CooperVision is now recalling its Avaira Toric brand contact lenses because they were manufactured and distributed with unintended silicone residue. This harmful adulteration has led to serious side effects including eye pain, blurring, haziness of vision, and even total vision loss. The CooperVision Avaira Toric contact lens recall has been classified by the U.S. Food & Drug Administration (FDA) as a Class I Recall, which means that using the product can potentially lead to severe side effects and complications.
What’s the problem?
In August 2011, CooperVision initiated a nationwide recall of a limited number of lots of its Avaira Toric brand contact lenses. The products involved in this initial recall were sold at various retailers including Costco, Wal-Mart and LensCrafters. According to a notice posted on the company’s website, the recall was initiated because of a problem with the manufacturing process that led to the unintended presence of residue on the contact lenses. The issue was identified after a “… small number of complaints of temporary hazy vision” were reported to the company.
Then on October 13, 2011, the FDA issued a press release announcing that CooperVision had extended its recall of Avaira Toric contact lenses because the company had received a number of additional complaints of severe eye pain since the original recall was initiated. The expanded recall was reportedly initiated because consumers were never publicly warned of the original recall. Critics say CooperVision downplayed the recall in the U.S., exposing users of the lenses to risks for serious eye injuries. To date, the recall involves approximately 600,000 Avaira Toric contact lenses sold in the United States.
As a condition of the recall, CooperVision notified its customers and asked that eye care practitioners contact their patients with information about the recall. Because the contact lenses in question were sold through various retailers and eye care practitioners, communication efforts have been primarily focused through these channels. Click here to learn more about the FDA Class I CooperVision Avaira Toric contact lens recall.
CooperVision Avaira Toric Contact Lens Side Effects
According to reports, many side effects reported by wearers of CooperVision Avaira Toric contact lenses were much more severe than mere hazy vision. Dozens of users have allegedly suffered serious injuries due to the contact lenses, including:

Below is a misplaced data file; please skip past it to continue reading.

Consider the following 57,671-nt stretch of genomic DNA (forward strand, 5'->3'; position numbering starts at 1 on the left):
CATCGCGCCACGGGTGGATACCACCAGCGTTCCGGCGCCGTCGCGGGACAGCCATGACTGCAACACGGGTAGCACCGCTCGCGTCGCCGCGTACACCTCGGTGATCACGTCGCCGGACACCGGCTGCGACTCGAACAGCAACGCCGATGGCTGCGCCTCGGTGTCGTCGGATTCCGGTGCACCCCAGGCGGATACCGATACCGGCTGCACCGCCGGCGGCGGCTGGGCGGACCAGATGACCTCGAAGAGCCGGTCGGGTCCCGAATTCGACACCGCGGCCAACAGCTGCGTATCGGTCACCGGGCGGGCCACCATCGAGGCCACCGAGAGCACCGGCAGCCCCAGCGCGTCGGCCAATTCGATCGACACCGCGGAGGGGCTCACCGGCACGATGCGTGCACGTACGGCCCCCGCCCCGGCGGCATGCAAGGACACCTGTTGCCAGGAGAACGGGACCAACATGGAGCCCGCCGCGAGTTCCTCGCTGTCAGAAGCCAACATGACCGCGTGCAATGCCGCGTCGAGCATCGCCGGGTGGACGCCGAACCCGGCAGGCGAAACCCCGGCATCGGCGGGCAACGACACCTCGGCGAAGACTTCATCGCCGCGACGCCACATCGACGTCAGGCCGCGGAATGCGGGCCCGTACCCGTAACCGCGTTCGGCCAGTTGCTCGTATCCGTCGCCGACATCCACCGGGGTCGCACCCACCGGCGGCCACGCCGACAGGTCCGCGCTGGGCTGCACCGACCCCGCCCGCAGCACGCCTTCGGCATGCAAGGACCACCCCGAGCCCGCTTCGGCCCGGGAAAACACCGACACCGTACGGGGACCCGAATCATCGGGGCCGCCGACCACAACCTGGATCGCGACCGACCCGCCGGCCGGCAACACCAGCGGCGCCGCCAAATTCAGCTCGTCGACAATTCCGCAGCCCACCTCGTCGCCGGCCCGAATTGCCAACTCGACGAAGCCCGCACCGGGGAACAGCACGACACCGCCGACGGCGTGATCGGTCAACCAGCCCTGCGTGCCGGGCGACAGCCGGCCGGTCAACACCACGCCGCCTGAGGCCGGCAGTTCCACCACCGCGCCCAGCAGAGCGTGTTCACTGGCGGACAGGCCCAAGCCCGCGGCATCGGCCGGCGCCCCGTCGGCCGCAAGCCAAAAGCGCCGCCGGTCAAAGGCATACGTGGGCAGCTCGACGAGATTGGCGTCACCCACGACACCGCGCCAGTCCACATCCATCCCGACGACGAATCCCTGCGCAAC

- torn corneas
- corneal abrasion
- blurry vision
- impaired vision
- severe eye pain
- loss of vision
It is important to note that not all users will experience the same symptoms. If you have experienced any of these side effects, you should discontinue wearing the contact lenses and contact your eye care provider immediately. Keep all contact lenses, including packaging and boxes, in a safe place. Do not return the contacts to the retailer or your eye care professional, because your individual contact lenses are the best proof of the cause of your injuries.
The lenses affected by this recall were manufactured between November 1, 2010 and August 3, 2011. The original recall only included limited lots of Avaira Toric contact lenses, but has since been expanded to include both Avaira Toric and Avaira Sphere brand contact lenses.
CooperVision has admitted that a problem in the manufacturing process led to the presence of silicone residue on the contact lenses. But after identifying the source of the problem, the company failed to warn consumers about the dangers of continuing to wear their contact lenses and neglected to notify wearers that they may have already been exposed to the residue. The Product Liability Lawyers at Schmidt & Clark, LLP are currently investigating potential lawsuits on behalf of individuals injured by CooperVision Avaira Toric contact lens side effects.